Monday, September 9, 2013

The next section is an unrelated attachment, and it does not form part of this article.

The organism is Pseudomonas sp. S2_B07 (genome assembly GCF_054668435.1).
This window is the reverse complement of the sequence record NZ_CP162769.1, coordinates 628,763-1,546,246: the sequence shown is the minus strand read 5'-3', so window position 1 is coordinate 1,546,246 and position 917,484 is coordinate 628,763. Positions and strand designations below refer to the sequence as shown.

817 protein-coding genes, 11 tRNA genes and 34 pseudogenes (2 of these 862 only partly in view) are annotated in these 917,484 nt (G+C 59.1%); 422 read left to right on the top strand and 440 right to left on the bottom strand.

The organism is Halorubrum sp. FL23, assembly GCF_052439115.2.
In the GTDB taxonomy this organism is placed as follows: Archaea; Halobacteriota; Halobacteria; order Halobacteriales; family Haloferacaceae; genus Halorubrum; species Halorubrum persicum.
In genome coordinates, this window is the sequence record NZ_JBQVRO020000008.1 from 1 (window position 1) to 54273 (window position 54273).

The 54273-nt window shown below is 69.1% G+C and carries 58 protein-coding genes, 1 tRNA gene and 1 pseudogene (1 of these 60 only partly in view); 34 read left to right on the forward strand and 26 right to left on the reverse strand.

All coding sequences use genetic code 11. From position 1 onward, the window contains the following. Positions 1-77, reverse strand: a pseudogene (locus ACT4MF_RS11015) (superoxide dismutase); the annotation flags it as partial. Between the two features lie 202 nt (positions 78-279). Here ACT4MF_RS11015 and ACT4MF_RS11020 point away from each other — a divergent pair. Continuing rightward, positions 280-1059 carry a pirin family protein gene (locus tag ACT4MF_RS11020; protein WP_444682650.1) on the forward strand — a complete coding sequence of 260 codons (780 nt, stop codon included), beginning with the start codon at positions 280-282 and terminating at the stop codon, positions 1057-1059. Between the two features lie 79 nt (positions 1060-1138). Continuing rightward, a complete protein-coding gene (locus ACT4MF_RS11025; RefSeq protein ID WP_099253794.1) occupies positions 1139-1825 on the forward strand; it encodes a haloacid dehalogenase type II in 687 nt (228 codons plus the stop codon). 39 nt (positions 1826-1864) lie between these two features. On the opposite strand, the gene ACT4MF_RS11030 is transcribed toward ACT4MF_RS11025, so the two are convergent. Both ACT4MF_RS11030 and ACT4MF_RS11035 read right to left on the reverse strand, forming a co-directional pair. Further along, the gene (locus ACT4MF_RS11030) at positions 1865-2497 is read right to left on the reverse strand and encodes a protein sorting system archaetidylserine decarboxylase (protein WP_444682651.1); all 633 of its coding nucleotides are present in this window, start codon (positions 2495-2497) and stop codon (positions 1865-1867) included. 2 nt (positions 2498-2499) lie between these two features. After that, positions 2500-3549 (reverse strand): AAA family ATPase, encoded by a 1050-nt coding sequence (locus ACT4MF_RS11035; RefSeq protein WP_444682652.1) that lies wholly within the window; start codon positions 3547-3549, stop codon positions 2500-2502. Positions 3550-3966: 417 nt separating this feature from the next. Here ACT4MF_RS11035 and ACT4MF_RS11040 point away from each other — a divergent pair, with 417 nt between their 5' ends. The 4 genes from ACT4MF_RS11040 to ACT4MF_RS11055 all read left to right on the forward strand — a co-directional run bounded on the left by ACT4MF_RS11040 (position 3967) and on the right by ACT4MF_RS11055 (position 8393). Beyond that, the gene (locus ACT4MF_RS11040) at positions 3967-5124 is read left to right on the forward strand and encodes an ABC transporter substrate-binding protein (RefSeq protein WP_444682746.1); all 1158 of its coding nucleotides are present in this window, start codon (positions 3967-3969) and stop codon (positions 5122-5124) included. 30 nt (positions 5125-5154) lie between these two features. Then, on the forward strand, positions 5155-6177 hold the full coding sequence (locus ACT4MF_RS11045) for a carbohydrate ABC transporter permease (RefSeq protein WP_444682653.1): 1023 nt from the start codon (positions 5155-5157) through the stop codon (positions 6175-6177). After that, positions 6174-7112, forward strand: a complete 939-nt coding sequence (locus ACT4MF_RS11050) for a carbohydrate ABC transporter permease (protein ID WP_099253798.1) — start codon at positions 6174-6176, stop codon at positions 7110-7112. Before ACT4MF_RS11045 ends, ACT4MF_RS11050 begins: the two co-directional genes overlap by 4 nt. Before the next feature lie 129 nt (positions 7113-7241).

Tony Abbott had a carefully crafted soundbite ready for his first speech as Australia’s next prime minister: ‘Australia,’ he said, ‘is under new management and Australia is now open for business.’ From his point of view, you could see it summed up exactly where he was coming from and what signal he wanted to send to the electorate. But from the point of view of anyone with a shred of respect—dare I say reverence—for democracy, it had a chilling ring. It fused the idea of business with the idea of government, as if the two were one and the same, as indeed they have more or less come to be in recent years. Business, commerce, the worlds of exchange and finance are of course part of what governments engage with, but then so are a host of other things that aren’t about making money—things that have far more to do with the essence of democratic government. To see a newly elected leader choosing with his very first words to present himself like the chief executive of a business corporation that has just completed a successful takeover is profoundly dispiriting. It plays to a pinched idea of politics, a diminished idea of democracy, a mechanical sense of government. Australia, I think, just got smaller.

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